Yost ice rink named after Red Berenson
If Red Berenson’s name wasn’t already etched in the hallow halls of Yost Ice Arena years ago, his legacy will now forever be celebrated and cemented on the ice.
The rink inside the arena is now “Red Berenson Rink,” honoring the legendary Michigan hockey coach of 33 years who retired at the end of last season. The University’s Board of Regents unanimously approved the rink naming Thursday afternoon at its monthly meeting.
“Red Berenson is a legend in the sport of ice hockey, a tremendous educator of young men and someone who has made a significant impact at the University of Michigan,” said athletic director Warde Manuel in a statement. “He has dedicated much of his adult life to develop hundreds of young men here at Michigan. This is an honor befitting his exceptional commitment to intercollegiate athletics and his championship success in the sport of hockey as both a player and a coach.”
The new ice design — featuring Berenson’s signature near both blue lines — will be unveiled before Friday night’s home opener against Vermont, with a formal rink dedication on Jan. 5 when Michigan hosts Notre Dame. Next season, the words “Yost Ice Arena” in the center ice circle will be replaced with “Red Berenson Rink.”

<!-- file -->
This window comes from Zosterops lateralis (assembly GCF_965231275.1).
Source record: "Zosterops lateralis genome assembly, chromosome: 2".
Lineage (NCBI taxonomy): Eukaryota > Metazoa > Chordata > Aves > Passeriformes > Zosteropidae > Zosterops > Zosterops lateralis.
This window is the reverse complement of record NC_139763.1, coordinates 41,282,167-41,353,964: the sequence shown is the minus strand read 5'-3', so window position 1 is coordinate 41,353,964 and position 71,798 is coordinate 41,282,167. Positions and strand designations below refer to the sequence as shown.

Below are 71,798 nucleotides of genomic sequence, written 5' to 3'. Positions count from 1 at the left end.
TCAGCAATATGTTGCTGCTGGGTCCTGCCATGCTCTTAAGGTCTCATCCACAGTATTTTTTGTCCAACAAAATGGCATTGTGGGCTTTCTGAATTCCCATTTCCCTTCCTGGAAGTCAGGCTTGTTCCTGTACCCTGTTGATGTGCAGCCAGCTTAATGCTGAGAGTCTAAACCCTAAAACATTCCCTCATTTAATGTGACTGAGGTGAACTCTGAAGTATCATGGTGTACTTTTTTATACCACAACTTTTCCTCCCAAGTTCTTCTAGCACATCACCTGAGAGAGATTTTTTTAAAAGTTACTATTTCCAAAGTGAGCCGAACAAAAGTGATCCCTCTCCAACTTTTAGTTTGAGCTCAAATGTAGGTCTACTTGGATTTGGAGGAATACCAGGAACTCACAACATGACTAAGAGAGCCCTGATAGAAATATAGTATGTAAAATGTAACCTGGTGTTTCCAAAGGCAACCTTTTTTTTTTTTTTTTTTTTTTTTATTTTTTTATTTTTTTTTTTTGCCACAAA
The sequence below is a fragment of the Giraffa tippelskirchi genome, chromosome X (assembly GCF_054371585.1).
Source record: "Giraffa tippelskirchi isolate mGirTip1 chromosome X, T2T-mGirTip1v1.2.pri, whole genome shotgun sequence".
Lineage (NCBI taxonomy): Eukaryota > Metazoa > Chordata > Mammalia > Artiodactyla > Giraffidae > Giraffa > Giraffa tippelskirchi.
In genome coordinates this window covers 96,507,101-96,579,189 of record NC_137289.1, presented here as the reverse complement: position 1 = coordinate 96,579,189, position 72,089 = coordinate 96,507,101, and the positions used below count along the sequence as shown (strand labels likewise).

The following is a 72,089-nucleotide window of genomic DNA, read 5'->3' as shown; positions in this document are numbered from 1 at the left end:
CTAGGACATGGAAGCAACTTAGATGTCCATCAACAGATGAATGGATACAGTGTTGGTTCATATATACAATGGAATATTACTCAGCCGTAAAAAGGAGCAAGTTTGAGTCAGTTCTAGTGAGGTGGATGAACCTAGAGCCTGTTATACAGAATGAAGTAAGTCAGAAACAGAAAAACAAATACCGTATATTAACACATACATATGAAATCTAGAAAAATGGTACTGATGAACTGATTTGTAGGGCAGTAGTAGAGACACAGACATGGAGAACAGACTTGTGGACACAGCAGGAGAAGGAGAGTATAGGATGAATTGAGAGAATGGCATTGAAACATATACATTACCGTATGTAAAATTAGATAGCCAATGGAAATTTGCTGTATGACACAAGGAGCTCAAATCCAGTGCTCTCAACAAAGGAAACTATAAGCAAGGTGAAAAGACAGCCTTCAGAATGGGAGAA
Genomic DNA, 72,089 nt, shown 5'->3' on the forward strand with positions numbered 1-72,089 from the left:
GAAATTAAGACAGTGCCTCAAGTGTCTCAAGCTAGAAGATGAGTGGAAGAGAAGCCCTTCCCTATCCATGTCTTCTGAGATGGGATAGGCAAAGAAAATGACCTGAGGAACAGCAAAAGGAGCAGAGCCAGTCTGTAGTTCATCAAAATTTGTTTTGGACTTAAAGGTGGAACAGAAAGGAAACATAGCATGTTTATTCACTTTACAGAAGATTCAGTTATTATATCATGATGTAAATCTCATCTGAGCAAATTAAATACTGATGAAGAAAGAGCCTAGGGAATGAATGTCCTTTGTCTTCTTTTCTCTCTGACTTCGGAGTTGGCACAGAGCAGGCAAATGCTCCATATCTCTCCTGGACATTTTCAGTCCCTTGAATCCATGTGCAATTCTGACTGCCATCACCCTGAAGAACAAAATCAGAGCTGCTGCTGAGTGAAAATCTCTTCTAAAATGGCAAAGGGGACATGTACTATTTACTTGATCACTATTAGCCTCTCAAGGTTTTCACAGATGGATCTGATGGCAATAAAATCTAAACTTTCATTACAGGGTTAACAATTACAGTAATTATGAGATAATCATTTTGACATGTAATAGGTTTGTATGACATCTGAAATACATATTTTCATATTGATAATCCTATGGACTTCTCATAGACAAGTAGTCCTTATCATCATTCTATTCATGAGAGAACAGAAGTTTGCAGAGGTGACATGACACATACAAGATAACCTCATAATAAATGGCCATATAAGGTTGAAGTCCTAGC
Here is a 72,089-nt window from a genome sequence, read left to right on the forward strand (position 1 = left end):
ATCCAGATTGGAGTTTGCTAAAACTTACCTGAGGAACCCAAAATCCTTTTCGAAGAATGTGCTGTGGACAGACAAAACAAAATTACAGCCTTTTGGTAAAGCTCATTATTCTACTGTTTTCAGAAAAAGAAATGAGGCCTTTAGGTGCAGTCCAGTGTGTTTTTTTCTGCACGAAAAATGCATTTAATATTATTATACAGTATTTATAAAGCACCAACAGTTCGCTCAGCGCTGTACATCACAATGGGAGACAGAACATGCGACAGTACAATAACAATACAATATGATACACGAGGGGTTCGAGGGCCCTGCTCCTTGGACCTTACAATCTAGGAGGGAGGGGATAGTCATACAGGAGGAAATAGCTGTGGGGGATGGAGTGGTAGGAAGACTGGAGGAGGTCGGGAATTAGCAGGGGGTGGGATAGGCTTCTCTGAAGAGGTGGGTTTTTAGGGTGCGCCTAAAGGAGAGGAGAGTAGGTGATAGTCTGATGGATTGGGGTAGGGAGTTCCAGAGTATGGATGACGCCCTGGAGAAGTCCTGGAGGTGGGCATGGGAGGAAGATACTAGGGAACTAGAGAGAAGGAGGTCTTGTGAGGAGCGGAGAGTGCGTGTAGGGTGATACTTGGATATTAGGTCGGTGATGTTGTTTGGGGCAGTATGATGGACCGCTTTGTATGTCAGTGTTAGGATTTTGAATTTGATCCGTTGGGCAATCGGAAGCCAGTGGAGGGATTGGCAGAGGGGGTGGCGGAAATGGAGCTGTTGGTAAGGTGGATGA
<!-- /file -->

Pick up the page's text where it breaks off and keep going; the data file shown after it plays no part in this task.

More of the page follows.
A lifelong Wolverine, Berenson arrived in Ann Arbor as a student-athlete from Regina, Saskatchewan. The Canadian played four years of hockey and was named All-American twice, the 1962 WCHA Most Valuable Player and a team captain his senior season. After graduation, Berenson played 17 years in the NHL as a member of the New York Rangers, St. Louis Blues, Detroit Red Wings and Montreal Canadiens. With Montreal, Berenson won Stanley Cups in 1965 and 1966, while simultaneously earning a Master of Business Administration degree at Michigan.
After coaching in the NHL until 1984, Berenson returned to Ann Arbor as head coach and immediately revamped the hockey program into one of the most storied in the country. Under his leadership, Michigan captured 21 conference championships and made the NCAA Tournament in 23 of his last 27 seasons. From 1991 to 2012, the Wolverines received 22 straight tournament bids, a streak that still stands as an NCAA record. Berenson led Michigan to 11 Frozen Fours and two national championships in 1996 and 1998.
Berenson retired with the fourth-most wins in NCAA ice hockey history with an 848-426-92 career record. He also groomed two Hobey Baker Memorial Award winners, 73 NHL players and 140 Academic All-Big Ten selections.